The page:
And the tide of immigrants is likely to continue. Food shortages have reached critical levels. A study in February by three top Venezuelan universities found that on average Venezuelan citizens had lost 11 kg (24 lbs) of weight in 2017. Even in the country’s oil sector, which is its main export, workers are so deprived of food that they are collapsing on the job. With basic commodities like food, fuel and medical supplies increasingly unavailable, the scarcity has exacerbated criminal activity in a country which was already well known for its violent crime.
While national statistics have been suppressed, the U.S. State Department’s most recent Crime & Safety Report on Venezuela found that crime rates have reached unprecedented levels. With the government more focused on winning an election in May, and refusing to accept international aid which is conditioned on political reform, these situations are unlikely to be addressed.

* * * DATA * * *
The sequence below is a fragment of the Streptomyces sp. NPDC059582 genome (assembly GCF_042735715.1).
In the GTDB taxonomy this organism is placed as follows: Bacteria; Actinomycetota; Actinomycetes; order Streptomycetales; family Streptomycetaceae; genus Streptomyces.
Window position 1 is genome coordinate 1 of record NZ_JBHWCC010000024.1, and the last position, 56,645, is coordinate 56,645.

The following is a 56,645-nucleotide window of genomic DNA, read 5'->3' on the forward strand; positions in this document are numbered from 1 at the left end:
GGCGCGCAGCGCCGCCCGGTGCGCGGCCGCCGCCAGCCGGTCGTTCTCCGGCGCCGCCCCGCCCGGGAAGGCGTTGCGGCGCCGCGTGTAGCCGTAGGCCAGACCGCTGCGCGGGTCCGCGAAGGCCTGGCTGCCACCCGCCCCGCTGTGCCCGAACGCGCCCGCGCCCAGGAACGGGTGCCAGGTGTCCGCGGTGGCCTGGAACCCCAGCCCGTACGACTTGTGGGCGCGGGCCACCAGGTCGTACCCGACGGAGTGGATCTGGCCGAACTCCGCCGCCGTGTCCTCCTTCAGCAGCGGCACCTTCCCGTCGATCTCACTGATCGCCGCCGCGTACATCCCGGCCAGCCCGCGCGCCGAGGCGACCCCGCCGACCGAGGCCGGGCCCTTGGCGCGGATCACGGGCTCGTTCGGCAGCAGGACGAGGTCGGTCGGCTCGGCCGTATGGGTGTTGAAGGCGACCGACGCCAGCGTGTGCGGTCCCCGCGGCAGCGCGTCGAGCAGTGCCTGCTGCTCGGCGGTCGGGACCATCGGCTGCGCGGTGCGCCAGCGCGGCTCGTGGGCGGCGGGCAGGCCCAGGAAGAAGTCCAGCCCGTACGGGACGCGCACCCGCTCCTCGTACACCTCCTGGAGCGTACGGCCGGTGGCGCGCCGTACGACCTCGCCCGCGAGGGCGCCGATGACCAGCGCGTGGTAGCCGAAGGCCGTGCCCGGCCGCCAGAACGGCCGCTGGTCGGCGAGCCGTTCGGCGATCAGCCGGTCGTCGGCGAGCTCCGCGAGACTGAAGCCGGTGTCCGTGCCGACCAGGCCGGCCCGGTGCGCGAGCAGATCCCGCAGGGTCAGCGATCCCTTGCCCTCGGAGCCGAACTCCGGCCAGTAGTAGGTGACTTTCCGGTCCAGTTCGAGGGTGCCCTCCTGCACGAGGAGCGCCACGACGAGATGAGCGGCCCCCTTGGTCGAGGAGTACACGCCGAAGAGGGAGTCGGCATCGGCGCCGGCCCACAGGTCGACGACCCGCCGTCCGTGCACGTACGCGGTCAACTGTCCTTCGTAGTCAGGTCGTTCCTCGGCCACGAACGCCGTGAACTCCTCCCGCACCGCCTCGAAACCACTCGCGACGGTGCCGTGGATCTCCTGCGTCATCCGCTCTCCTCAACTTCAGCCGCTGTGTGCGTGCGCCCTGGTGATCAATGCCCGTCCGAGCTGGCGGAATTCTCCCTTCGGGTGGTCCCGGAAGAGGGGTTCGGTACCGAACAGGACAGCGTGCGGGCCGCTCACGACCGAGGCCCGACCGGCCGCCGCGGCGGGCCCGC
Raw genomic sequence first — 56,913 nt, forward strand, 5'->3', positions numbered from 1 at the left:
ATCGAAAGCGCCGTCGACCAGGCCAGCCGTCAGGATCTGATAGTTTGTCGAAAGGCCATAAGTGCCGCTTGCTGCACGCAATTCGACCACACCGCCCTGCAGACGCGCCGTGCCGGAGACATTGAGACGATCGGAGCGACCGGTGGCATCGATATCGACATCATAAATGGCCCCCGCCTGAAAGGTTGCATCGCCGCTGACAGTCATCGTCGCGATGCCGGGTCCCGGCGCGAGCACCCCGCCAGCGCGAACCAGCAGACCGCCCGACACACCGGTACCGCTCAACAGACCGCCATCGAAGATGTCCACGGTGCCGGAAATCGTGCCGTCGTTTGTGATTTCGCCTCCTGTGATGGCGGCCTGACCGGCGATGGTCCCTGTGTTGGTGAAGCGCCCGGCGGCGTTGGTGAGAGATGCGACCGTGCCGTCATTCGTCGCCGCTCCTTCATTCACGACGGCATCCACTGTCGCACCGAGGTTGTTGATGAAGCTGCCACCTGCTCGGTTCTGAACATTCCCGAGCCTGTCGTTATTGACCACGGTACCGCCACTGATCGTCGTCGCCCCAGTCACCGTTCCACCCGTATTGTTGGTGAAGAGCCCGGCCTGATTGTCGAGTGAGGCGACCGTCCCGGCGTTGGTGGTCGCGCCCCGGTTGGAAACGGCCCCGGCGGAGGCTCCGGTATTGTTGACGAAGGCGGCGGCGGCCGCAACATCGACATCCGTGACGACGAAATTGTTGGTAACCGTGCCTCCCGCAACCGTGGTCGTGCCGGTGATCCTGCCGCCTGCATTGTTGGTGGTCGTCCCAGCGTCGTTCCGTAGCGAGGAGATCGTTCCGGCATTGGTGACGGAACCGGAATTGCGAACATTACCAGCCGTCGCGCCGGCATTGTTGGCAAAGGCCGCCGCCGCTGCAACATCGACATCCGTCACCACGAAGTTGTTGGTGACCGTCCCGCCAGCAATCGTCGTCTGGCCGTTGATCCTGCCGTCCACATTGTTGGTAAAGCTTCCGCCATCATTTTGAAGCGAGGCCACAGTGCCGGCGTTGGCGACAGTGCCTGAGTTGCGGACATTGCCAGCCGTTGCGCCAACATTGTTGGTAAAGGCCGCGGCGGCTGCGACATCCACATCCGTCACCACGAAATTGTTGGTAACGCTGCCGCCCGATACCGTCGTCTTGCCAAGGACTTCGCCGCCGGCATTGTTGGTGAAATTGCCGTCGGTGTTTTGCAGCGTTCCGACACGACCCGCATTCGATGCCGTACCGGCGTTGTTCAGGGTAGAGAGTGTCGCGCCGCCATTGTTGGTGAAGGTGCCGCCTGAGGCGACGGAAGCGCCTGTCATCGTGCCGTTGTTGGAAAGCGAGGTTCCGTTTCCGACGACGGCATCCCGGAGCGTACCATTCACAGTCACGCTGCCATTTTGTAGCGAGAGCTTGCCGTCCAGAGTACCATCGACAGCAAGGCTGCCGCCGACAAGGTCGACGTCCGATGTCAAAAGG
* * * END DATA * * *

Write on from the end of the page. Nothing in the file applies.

Because those fleeing Venezuela are not technically “refugees,” in international law, Colombians have a relatively free hand in how they deal with the Venezuelans coming into their country. In February, President Santos terminated the border-card system, which was allowing 1.5 million Venezuelans to temporarily enter the nation to purchase food and medicine. Santos also announced the deployment of 2,000 additional border guards and a program for clearing the public parks in Cúcuta. The crackdown, however, is doing little to stem the tide, with the government estimating that the policies have only reduced migration by 30%.
Refugees and violence were not always defining features of Cúcuta; in 1821 the city was the location of a momentous historical event. The Congress of Cúcuta established Gran Colombia, a state which unified disparate liberated Spanish colonies, including modern Venezuela and Colombia, into one, and established Simón Bolívar as its first president.
The city has numerous public parks established to commemorate its history, the same parks that now house Venezuelan refugees facing an increasingly frosty reception from the locals.